A Stone Church

A Stone Church

It was a family long weekend and we headed out of town. They say that in Cornwall, the toe tip of Britain, spring comes early. Maybe we’d find good weather. Sunshine. Warmth. Well, that was optimistic, and we did get soggy, but we also saw fields of daffodils, a church with a cross made of surf boards, and seas of every shade of blue there is. I’d assumed summer sun made the Cornish seas lovely, but it must be the stone instead because even in the rain, the water was incredibly blue.

Cabbage Days

Cabbage Days

February. Who can think warm thoughts in February? It’s bleak, grey and hard to get through, despite its brevity. Margaret Atwood described February in a poem as the “month of despair, with a skewered heart in the centre.” I know what she means; I, too, come from Ottawa. But maybe it’s healthy to remember that poets like to exaggerate. Cold February might be less about grim despair than simply keeping going. In Old English, February was called kale-monath or cabbage month. It’s a month for persistence and daily, ordinary life.

Lighting Candles In Smoky Times
|

Lighting Candles In Smoky Times

A new year and the same old aches. The headlines change, and the photographs are different, but we still watch and worry, adding the names of far-off places to our church prayer lists. This year began with Australia’s massive bush fires. How do we answer? With prayer? Grief? Action? Donations? As with news of any disaster, it can be hard to know where to start. In October, I wrote in my column about trying to find a faithful response to the world’s hard news.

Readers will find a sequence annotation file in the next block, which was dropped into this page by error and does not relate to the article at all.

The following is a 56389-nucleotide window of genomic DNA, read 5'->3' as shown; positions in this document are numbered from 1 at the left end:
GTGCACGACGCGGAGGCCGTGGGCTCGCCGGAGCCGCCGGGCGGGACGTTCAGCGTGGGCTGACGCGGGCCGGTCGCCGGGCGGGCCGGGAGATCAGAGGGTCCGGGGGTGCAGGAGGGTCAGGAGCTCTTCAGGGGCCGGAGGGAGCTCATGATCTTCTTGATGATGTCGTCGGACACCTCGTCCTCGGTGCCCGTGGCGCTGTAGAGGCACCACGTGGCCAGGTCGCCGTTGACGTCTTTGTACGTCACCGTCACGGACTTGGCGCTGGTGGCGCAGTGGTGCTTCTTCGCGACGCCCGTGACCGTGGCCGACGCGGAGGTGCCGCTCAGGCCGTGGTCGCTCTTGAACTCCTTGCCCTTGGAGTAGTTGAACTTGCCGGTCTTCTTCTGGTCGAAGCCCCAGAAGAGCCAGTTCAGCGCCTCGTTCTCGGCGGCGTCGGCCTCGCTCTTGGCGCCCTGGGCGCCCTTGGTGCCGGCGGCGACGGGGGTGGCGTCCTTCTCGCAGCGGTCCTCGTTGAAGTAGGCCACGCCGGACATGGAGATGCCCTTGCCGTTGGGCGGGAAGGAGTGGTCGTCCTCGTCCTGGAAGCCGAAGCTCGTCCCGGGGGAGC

New Year’s Light
|

New Year’s Light

After all the gifts, one more. A new year ahead. A fresh start, if you want that, but it doesn’t have to be that way. You don’t need to change anything. You can just keep going. There are loud voices at this time of year crowing about all the changes we can make. Be stronger, be thinner, be greener, be better. But newness comes with or without our effort. Newness is a gift.

Love Up Close
|

Love Up Close

My mother came to visit. This was a big deal because these days we live five thousand kilometres apart and I hadn’t seen her since I was home last year when my dad died. We email and video-chat fairly regularly, but that isn’t the same. It isn’t face-to-face. She came at the end of September and stayed with us for a month. When I told friends about this visit, they paused, then asked rather deliberately how it “actually” was. A whole month with your mother in your house?

Where is the faith in bad news?

Where is the faith in bad news?

Bad news on the radio. Breakfast on the table. We sit together and drink coffee. Listen. Morning after morning. The news might be local or international and these days, it’s often tense, sometimes shocking so it can be hard to take in. Sometimes we get angry and the kids ask questions that we try to answer, and we try not to rage. Then more bad news: bad decisions, bad outcomes, bad weather on the horizon.

Lenses and Ladders

Lenses and Ladders

I spent one day last week tidying our bookshelves because they needed it. They were a jumbly, unstable mess of books and papers, everything balanced horizontally and pushed in the wrong spaces. The poetry shelf threatened to collapse. The travel books had found their far-flung ways everywhere, appropriately enough, and the novels were on the march.